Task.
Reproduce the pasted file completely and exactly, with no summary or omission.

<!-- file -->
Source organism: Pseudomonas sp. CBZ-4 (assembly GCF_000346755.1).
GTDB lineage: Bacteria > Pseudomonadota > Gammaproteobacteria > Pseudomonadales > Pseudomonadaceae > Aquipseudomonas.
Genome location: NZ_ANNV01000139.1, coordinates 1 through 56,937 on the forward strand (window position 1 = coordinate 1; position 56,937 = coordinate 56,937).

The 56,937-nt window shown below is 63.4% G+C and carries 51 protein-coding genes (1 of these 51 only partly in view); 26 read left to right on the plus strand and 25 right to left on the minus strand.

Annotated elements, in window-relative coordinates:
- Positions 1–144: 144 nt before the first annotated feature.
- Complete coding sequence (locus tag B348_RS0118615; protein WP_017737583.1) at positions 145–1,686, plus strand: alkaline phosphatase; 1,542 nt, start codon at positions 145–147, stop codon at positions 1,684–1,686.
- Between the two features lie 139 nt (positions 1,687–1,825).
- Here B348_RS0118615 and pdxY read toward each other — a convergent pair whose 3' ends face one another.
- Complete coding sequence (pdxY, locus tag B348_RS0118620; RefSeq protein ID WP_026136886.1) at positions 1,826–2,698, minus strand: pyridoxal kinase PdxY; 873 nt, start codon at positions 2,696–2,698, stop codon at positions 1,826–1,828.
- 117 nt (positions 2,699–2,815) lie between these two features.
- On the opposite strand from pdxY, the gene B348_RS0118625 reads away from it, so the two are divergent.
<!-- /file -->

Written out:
Source organism: Pseudomonas sp. CBZ-4 (assembly GCF_000346755.1).
GTDB lineage: Bacteria > Pseudomonadota > Gammaproteobacteria > Pseudomonadales > Pseudomonadaceae > Aquipseudomonas.
Genome location: NZ_ANNV01000139.1, coordinates 1 through 56,937 on the forward strand (window position 1 = coordinate 1; position 56,937 = coordinate 56,937).

The 56,937-nt window shown below is 63.4% G+C and carries 51 protein-coding genes (1 of these 51 only partly in view); 26 read left to right on the plus strand and 25 right to left on the minus strand.

Annotated elements, in window-relative coordinates:
- Positions 1–144: 144 nt before the first annotated feature.
- Complete coding sequence (locus tag B348_RS0118615; protein WP_017737583.1) at positions 145–1,686, plus strand: alkaline phosphatase; 1,542 nt, start codon at positions 145–147, stop codon at positions 1,684–1,686.
- Between the two features lie 139 nt (positions 1,687–1,825).
- Here B348_RS0118615 and pdxY read toward each other — a convergent pair whose 3' ends face one another.
- Complete coding sequence (pdxY, locus tag B348_RS0118620; RefSeq protein ID WP_026136886.1) at positions 1,826–2,698, minus strand: pyridoxal kinase PdxY; 873 nt, start codon at positions 2,696–2,698, stop codon at positions 1,826–1,828.
- 117 nt (positions 2,699–2,815) lie between these two features.
- On the opposite strand from pdxY, the gene B348_RS0118625 reads away from it, so the two are divergent.